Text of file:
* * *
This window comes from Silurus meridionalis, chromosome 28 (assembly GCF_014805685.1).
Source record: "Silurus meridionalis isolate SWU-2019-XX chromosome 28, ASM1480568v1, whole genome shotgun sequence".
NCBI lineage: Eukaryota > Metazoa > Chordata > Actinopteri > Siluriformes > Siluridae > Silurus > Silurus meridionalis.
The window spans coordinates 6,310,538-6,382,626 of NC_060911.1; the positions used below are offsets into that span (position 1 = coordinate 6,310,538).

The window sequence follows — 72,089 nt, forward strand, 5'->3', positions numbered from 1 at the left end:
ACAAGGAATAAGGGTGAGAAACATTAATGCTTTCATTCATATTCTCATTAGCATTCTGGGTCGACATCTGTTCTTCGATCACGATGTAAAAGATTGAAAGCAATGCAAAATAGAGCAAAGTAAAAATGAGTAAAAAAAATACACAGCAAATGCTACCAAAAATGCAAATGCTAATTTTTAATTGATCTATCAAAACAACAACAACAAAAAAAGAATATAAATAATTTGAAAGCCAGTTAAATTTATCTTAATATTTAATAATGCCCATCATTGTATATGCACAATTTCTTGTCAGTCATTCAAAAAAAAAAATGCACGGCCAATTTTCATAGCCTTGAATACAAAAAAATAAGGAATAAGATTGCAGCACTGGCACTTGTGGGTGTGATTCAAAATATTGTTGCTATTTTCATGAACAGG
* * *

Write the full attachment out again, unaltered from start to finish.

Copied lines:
This window comes from Silurus meridionalis, chromosome 28 (assembly GCF_014805685.1).
Source record: "Silurus meridionalis isolate SWU-2019-XX chromosome 28, ASM1480568v1, whole genome shotgun sequence".
NCBI lineage: Eukaryota > Metazoa > Chordata > Actinopteri > Siluriformes > Siluridae > Silurus > Silurus meridionalis.
The window spans coordinates 6,310,538-6,382,626 of NC_060911.1; the positions used below are offsets into that span (position 1 = coordinate 6,310,538).

The window sequence follows — 72,089 nt, forward strand, 5'->3', positions numbered from 1 at the left end:
ACAAGGAATAAGGGTGAGAAACATTAATGCTTTCATTCATATTCTCATTAGCATTCTGGGTCGACATCTGTTCTTCGATCACGATGTAAAAGATTGAAAGCAATGCAAAATAGAGCAAAGTAAAAATGAGTAAAAAAAATACACAGCAAATGCTACCAAAAATGCAAATGCTAATTTTTAATTGATCTATCAAAACAACAACAACAAAAAAAGAATATAAATAATTTGAAAGCCAGTTAAATTTATCTTAATATTTAATAATGCCCATCATTGTATATGCACAATTTCTTGTCAGTCATTCAAAAAAAAAAATGCACGGCCAATTTTCATAGCCTTGAATACAAAAAAATAAGGAATAAGATTGCAGCACTGGCACTTGTGGGTGTGATTCAAAATATTGTTGCTATTTTCATGAACAGG